So since I last blogged here, what’s been going on?
- I’ve written about 80k of my MG novel, possibly even more, spiralling around in myriad directions
- I rejoined and actually became more active in SCBWI, including going to the conference in Winchester last November
- Through SCBWI, I’ve found a brilliant critique group
- This month I’m doing ReFoReMo and shortly will be starting Kristen Fulton’s Non-Fiction Archaeology course.
In short, there’s still writing happening (life got in the way a little bit too, with some health stuff and a house move) and paradoxically some confidence issues after some people were nice about my work. More on that later.
But I realised that much as I was having fun just writing, I was getting demoralised by the fact that there was no discernable end in sight. Even if what I’m writing isn’t ever published, it’s important to me that it’s finished, and then that it’s polished. I need to believe in the story, and love it, to keep faith with it through that undeniably lengthy process.
From reading more critically, and various useful techniques that I gained from the Urban Writers’s Six Month Novel course, and from SCBWI conference sessions, I realised that despite having all kinds of ‘story’ experience (editorial background, degree in media and screenwriting) it was time to go back to basics and improve my craft dramatically. Hence all the courses and “learnin'” that’s going on around here at the moment.
Sometimes going backwards is just as much fun as going forwards.
Hands up who else gets ‘synopsis dread’? Writing a pitch line is one thing. “It’s Vanity Fair meets Fight Club in East Grinstead.” I’ve tried so hard to be a plotter – and I believe it’s improved my writing and my process – but still I can’t help veering off on tangents. When you need to write a synopsis for something that still in draft, you start to realise what a big hoary mess it’s become and stripping it back for a coherent synopsis is a terrifying prospect.
In a recent #ukmgchat with Sarah Odedina from Hotkey books, she said the most important thing to remember in writing for a Middle Grade (MG) audience is LOGIC.
I have become reasonably obsessed with this, as I think it’s true. As converted pantser, no matter how hard I try to stick to an outline, it tends to veer off when OOH A PLOT BUNNY crosses my path and I just throw him into the mix regardless.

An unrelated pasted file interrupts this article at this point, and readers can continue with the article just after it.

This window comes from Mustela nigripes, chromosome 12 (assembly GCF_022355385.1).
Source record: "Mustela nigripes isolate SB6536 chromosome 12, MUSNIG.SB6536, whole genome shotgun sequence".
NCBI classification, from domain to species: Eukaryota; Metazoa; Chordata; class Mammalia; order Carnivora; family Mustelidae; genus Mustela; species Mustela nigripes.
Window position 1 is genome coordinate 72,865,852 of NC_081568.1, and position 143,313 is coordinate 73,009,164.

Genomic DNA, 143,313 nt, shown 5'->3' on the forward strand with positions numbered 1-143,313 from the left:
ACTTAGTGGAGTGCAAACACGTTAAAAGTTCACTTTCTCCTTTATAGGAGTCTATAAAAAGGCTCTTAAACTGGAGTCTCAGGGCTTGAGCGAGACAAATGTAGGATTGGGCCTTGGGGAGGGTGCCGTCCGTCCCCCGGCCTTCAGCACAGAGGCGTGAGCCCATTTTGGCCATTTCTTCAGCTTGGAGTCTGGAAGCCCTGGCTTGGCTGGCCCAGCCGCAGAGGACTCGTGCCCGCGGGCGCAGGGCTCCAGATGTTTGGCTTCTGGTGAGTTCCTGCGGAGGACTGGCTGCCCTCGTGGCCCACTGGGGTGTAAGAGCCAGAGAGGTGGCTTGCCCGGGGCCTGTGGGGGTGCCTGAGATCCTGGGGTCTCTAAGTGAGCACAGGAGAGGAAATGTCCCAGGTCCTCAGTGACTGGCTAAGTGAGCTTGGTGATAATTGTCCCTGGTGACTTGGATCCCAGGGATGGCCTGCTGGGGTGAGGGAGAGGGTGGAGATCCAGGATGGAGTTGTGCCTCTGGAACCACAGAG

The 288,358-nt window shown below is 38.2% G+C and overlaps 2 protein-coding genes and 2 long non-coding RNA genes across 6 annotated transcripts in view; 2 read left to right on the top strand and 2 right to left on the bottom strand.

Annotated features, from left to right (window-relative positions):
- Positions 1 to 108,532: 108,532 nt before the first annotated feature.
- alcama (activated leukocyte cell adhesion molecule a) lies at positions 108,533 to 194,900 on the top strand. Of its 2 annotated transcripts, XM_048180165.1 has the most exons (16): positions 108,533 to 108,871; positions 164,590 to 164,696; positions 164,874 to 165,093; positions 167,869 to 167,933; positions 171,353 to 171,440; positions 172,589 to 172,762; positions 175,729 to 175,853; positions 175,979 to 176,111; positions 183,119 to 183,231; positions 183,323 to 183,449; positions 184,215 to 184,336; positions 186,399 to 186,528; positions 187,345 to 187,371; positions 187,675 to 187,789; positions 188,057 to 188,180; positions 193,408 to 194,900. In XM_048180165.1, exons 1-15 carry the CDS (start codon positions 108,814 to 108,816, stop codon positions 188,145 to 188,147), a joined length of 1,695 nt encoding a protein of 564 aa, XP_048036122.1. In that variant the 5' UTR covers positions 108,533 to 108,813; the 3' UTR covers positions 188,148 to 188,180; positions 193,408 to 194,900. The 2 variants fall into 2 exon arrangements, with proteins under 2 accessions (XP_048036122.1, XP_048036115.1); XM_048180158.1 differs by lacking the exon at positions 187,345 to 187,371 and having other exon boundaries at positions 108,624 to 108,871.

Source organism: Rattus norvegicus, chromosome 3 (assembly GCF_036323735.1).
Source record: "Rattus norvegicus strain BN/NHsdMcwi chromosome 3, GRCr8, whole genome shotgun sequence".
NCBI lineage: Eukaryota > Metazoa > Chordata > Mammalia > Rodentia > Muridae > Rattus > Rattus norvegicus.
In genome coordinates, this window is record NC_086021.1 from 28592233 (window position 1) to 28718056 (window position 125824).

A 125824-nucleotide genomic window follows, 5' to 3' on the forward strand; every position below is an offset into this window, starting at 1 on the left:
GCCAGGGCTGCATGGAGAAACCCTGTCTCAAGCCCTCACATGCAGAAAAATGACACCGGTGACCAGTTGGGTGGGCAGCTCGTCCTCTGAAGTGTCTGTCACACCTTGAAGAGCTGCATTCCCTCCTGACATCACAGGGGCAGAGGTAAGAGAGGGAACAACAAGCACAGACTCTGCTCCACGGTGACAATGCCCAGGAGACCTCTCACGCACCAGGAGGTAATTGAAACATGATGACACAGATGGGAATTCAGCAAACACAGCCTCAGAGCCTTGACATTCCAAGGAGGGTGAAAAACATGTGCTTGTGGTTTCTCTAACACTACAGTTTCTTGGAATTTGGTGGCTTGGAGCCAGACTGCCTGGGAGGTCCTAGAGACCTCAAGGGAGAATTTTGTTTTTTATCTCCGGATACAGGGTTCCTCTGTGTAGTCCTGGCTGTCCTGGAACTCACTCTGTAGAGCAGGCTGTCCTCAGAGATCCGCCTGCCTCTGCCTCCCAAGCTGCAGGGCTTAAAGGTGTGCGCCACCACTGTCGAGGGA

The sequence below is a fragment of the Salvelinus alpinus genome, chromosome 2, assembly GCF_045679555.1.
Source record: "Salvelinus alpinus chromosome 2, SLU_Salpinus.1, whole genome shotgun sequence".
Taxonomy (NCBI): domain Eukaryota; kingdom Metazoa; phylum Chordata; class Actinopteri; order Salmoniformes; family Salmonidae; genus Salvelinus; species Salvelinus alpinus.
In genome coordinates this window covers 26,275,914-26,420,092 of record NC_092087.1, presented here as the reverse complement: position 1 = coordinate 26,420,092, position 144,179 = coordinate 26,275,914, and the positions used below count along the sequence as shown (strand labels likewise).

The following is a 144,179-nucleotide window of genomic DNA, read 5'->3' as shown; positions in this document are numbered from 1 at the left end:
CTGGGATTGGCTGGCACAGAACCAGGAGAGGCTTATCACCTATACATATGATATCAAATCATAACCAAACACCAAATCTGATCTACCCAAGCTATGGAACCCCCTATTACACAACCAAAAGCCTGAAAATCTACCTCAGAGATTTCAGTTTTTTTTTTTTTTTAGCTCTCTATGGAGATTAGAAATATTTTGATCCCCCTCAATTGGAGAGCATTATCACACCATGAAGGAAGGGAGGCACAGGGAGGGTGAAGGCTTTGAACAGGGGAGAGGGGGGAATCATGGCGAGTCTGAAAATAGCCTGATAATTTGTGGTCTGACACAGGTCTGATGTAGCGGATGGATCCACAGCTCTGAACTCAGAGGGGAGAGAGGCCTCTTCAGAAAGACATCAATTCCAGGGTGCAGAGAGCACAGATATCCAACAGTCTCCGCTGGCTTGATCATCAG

I’ve realised it’s important to make sure that each scene advances each participating character’s “wants” – that their actions propel them towards whatever it is that they want (to be left alone, to climb Everest, to rob the convenience store, to make the perfect cannoli) every time, regardless of plot bunnies. And I need to see that in front of me.
Scrivener is a great tool but I’d love if it had some sort of timeline (and also an iPad version) so I’m going analog. As suggested by some other SCWBI members, I’ve got a roll of wallpaper, and I’m adding some name labels. Going to make the mother of all timelines, check that the logic and ‘wants’ are king, work out what character ‘knows what when’, as Rachel Aaron suggests in 2k to 10k, and note the plot bunnies that need to be shot and boiled.
I’ve got Sharpies and I’m not afraid to use them.
Where else would I be today.
I’m lucky enough to have a writing day so it doesn’t matter if it’s bloody tropical outside. Truth is, I burn quicker than plastic white bread anyway so I’d probably be in the shade or whining if I was outside.
Instead I am inside, and whining, because I’m stuck. I’m on a six-month (online) novel writing course and it’s kind of a crunch time – midway through the writing and I haven’t written enough; my outline is problematic and I don’t want to just feck time away writing towards no likely end point; and I guess I am just generally having a panic.
The current solution is that the sloping office ceiling above my head is getting covered in post-its and I’m trying to see past all the bits of ‘story’ I’ve written and make them into some sort of ‘plot’.
There’s going to be a tree’s worth of post-its up there soon.
2k to 10k: Writing Faster, Writing Better, and Writing More of What You Love
Rachel Aaron’s book is free til Friday, but even if you end up paying a whole 77p for it like I did, it’s well worth it.
Ah yes, it’s that time of year. The days draw in, I get aggrieved at the park closing fifteen minutes earlier each week, and I start to get the Guilts for not committing myself to one of the various creative marathons that the last thirty-day month of the year offers.
For the boys, or the hirsute girls I guess, Movember.
As I haven’t written a word of fiction this year – I tell a lie, there was a single dashed-off entry for a short story competition – I think it’s probably unwise to want to throw myself into Nano this year. Except, of course, that now I’ve sensibly told myself that, I really really really want to. Ironically I even have an idea, once that’s been festering building for a while. It’s timely and will be redundant by next year.
I’ll make a decision – oh, probably late on Sunday evening. Instead I have definitely committed to one Nano task – I am making cake and/or caramel popcorn for two able and willing participants, at the intervals of their choosing. Sugar powered wordsmiths! Meanwhile, go and read all about To Hell With Publishing. Admire their chutzpah, their drive and their brilliant determination to get back to basics and the bones of a good story. Bottom line bedamned, and best of luck to them. (I don’t doubt they’ve actually able to be profitable actually – they’re just playing the game differently.)